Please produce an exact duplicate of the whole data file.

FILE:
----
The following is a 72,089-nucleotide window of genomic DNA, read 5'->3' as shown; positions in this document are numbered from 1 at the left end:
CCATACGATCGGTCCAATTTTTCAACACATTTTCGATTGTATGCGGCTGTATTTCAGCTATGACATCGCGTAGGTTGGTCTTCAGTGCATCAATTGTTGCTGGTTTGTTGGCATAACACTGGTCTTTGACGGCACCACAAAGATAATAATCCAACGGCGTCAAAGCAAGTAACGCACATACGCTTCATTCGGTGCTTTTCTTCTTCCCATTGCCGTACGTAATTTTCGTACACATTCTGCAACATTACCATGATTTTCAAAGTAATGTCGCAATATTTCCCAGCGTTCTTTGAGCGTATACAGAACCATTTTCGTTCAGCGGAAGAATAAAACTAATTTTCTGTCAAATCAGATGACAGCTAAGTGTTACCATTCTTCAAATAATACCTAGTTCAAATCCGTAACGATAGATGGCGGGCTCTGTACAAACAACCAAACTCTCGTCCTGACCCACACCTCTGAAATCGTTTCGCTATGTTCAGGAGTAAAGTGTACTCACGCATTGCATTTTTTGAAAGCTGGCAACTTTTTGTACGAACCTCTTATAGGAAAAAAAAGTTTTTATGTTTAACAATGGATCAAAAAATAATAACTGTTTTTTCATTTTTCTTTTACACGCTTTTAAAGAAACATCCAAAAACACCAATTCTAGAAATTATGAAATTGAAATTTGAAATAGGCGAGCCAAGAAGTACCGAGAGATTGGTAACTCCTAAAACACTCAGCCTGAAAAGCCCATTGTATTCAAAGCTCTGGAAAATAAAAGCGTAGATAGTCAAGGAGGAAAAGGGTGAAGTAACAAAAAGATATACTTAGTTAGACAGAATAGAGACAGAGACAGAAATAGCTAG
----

The following is a 72,089-nucleotide window of genomic DNA, read 5'->3' as shown; positions in this document are numbered from 1 at the left end:
CCATACGATCGGTCCAATTTTTCAACACATTTTCGATTGTATGCGGCTGTATTTCAGCTATGACATCGCGTAGGTTGGTCTTCAGTGCATCAATTGTTGCTGGTTTGTTGGCATAACACTGGTCTTTGACGGCACCACAAAGATAATAATCCAACGGCGTCAAAGCAAGTAACGCACATACGCTTCATTCGGTGCTTTTCTTCTTCCCATTGCCGTACGTAATTTTCGTACACATTCTGCAACATTACCATGATTTTCAAAGTAATGTCGCAATATTTCCCAGCGTTCTTTGAGCGTATACAGAACCATTTTCGTTCAGCGGAAGAATAAAACTAATTTTCTGTCAAATCAGATGACAGCTAAGTGTTACCATTCTTCAAATAATACCTAGTTCAAATCCGTAACGATAGATGGCGGGCTCTGTACAAACAACCAAACTCTCGTCCTGACCCACACCTCTGAAATCGTTTCGCTATGTTCAGGAGTAAAGTGTACTCACGCATTGCATTTTTTGAAAGCTGGCAACTTTTTGTACGAACCTCTTATAGGAAAAAAAAGTTTTTATGTTTAACAATGGATCAAAAAATAATAACTGTTTTTTCATTTTTCTTTTACACGCTTTTAAAGAAACATCCAAAAACACCAATTCTAGAAATTATGAAATTGAAATTTGAAATAGGCGAGCCAAGAAGTACCGAGAGATTGGTAACTCCTAAAACACTCAGCCTGAAAAGCCCATTGTATTCAAAGCTCTGGAAAATAAAAGCGTAGATAGTCAAGGAGGAAAAGGGTGAAGTAACAAAAAGATATACTTAGTTAGACAGAATAGAGACAGAGACAGAAATAGCTAG